Is there more room in the Marvel Cinematic Universe for yet another alien race? You bet there is. Right off the bat, the Badoon's old-timey take on gender roles would put them in direct opposition to the Guardians' more ... well, libertine ... approach to the relationships between men and women. While it might be a bit controversial to delve into the Badoon's gender dynamics, the idea of having half a race conquering entire worlds while the other half remains oblivious is quite interesting. Also, the Badoon have a lot of history and ties to other characters, both existing in the MCU as well as those we've yet to see on the big screen yet. Having the Badoon forge an alliance with another alien race would be perfect for a huge crossover movie down the line.


Despite having close ties to the cosmic side of the Marvel Comics universe, Malevolence actually has a more mystical origin as the daughter of Mephisto, a demonic entity you don't want to make any deals with. In fact, you shouldn't make any deals with Malevolence, either; like her father, she's got a mischievous side paired with a lust for power that makes her incredibly dangerous. Mephisto charged her with the task of forging an alliance with an intergalactic outlaw group called the Force. However, this puts her into conflict with Aleta Ogord of the original Guardians of the Galaxy. While Malevolence makes numerous other attempts to rise to power, the Guardians always show up to put an end to her Machiavellian schemes.

It'd be great to see the occult collide with science fiction on the big screen. There are a few existing anchors in the MCU that could help pave the way for the character's appearance. For example, we briefly saw Aleta Ogord — someone who Malevolence has a history with — among the original lineup of the Guardians at the end of "Guardians of the Galaxy Vol. 2." Also, like Gamora, Malevolence has a deep hatred of her father, which could give her a sympathetic edge, making her more than just an evil trickster.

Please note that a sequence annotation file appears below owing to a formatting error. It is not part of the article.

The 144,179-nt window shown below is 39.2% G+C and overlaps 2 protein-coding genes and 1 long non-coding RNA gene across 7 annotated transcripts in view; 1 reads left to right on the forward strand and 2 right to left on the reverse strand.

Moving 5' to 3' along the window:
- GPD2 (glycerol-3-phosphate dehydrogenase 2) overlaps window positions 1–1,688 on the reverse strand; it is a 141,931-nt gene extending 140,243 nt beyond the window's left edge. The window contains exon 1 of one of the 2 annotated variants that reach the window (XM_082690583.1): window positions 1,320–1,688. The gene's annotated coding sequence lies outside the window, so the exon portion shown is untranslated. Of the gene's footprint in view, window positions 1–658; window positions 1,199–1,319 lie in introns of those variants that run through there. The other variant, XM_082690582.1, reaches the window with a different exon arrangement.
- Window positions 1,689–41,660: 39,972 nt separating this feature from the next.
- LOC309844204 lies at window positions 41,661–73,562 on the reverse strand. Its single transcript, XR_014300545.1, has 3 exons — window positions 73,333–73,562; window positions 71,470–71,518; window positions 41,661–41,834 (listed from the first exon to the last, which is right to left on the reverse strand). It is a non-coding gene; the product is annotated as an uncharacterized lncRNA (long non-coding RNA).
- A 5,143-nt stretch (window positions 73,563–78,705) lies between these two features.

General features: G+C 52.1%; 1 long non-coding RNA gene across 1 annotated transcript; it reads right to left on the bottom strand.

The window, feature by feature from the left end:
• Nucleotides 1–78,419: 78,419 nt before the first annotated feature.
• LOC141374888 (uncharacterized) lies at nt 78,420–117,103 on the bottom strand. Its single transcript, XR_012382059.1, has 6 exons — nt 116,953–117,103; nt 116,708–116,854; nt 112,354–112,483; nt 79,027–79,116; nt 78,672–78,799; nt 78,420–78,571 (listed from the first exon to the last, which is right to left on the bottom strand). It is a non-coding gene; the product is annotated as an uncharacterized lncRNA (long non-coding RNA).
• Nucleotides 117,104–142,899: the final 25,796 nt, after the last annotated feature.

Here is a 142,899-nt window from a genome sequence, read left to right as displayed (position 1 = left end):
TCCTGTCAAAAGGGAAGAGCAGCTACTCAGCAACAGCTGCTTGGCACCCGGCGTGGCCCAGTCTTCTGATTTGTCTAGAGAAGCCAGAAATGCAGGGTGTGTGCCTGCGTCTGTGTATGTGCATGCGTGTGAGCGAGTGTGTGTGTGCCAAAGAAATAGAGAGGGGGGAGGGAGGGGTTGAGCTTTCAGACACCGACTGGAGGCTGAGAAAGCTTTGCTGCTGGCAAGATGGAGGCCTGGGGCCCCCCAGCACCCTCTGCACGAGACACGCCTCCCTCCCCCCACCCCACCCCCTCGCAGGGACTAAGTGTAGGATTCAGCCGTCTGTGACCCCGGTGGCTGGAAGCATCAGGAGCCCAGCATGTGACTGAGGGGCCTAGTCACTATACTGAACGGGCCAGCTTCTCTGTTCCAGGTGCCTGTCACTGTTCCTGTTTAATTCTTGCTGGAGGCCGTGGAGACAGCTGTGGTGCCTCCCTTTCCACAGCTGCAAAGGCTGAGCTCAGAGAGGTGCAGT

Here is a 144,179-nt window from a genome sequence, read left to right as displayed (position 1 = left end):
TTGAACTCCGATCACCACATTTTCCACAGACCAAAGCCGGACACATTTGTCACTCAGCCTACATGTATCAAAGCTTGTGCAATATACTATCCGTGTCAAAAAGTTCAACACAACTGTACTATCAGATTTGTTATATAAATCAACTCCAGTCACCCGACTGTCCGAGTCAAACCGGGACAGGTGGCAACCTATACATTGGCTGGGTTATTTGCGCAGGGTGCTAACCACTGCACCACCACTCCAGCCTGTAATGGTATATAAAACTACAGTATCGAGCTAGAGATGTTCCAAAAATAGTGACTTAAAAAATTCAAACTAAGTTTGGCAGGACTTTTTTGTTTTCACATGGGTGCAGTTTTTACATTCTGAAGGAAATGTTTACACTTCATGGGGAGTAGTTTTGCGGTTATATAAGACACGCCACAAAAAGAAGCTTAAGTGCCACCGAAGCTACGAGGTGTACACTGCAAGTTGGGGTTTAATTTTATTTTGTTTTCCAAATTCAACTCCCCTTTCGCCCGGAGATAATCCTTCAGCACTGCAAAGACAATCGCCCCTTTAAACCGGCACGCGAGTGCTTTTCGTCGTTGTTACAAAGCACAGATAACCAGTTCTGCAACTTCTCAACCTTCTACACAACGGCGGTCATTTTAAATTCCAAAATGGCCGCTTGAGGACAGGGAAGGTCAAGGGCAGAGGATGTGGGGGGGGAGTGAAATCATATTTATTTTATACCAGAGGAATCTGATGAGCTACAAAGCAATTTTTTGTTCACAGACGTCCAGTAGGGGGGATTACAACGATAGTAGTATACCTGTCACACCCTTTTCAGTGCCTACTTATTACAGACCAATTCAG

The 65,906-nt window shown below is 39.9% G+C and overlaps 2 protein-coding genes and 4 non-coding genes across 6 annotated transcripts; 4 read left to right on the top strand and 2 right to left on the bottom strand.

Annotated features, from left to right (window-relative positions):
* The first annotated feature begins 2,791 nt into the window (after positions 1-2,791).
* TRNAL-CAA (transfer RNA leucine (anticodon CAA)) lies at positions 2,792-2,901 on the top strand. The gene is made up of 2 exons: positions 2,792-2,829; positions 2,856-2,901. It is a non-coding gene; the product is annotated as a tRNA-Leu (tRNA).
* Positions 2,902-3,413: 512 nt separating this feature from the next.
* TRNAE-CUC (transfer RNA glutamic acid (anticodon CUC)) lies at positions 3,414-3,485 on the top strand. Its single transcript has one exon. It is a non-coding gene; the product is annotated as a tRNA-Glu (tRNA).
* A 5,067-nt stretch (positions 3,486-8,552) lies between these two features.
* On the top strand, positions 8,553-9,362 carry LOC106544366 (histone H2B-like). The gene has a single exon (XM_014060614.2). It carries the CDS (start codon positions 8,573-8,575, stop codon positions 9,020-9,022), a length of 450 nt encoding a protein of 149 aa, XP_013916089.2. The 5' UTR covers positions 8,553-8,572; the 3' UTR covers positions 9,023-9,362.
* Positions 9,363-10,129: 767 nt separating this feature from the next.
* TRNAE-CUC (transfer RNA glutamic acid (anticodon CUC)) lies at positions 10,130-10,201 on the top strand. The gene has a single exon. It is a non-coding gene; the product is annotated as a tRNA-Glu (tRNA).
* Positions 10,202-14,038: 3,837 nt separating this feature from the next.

Despite Moondragon's association with the cosmic side of Marvel Comics, she actually is of human origin. She was born in L.A. as Heather to Arthur Douglas and Yvette Steckley, a typical happy family. However, that was all disrupted when they encountered Thanos and he killed Heather's parents. Heather was then adopted by Thanos' father Mentor and taken to their homeworld Titan, where she was raised by monks. It was during her time with them that she developed her dormant psychic abilities while also being taught to be an incredibly dangerous hand-to-hand combatant.

There's so much more to the character than can be included here, but that description alone is enough to see why she should join the Marvel Cinematic Universe. She's got a great look that would make her stand out from the other heroes, and she also has the ability to transform into a giant space dragon, which offers some really cool visual potential. Plus, there's an interesting connection that Moondragon has in the comics that can be explored on the big screen: She's the long-lost daughter of the Guardians of the Galaxy's Drax (to make a long story short, Arthur Douglas had his spirit removed from his human body and placed into that of a more powerful being designed to kill Thanos). Drax did say that Thanos killed his family in the first "Guardians of the Galaxy" film, so wouldn't it be a touching surprise to see him reunite with someone he thought was dead?


Angela is one of the more complex characters in Marvel Comics, and it has more to do with her origin outside of the comics. She is a fierce warrior angel who was originally created by writer Neil Gaiman and artist Todd McFarlane, first appearing in McFarlane's series, "Spawn," owned by Image Comics. However, after some legal issues, the character's rights returned to Gaiman, and Angela was introduced into the Marvel universe in the "Age of Ultron" crossover. During that storyline, she's pulled from Heven, provoking her to head to Earth in a rage to demand some answers. However, on the way there, she meets the Guardians of the Galaxy and becomes a member of the team for a while. It's later revealed in the "Original Sin" crossover that she's the long-lost sister of Thor, further entrenching her into the Marvel Comics universe.

Since "Thor: Ragnarok" revealed that Thor's sister is Hela, it's probably best for Feige and Co. to not repeat that plot point if they ever bring Angela into the MCU. Still, the mystical side of the character could be explained with some help from Doctor Strange, or she could just be established as another warrior god. Since the MCU is going full-steam ahead with the multiverse concept, its creators can have some meta fun with the introduction of Angela, like she could've "spawned" from a reality of "images," but was placed into their reality by the "god of dreams" (true comic book nerds will understand these references).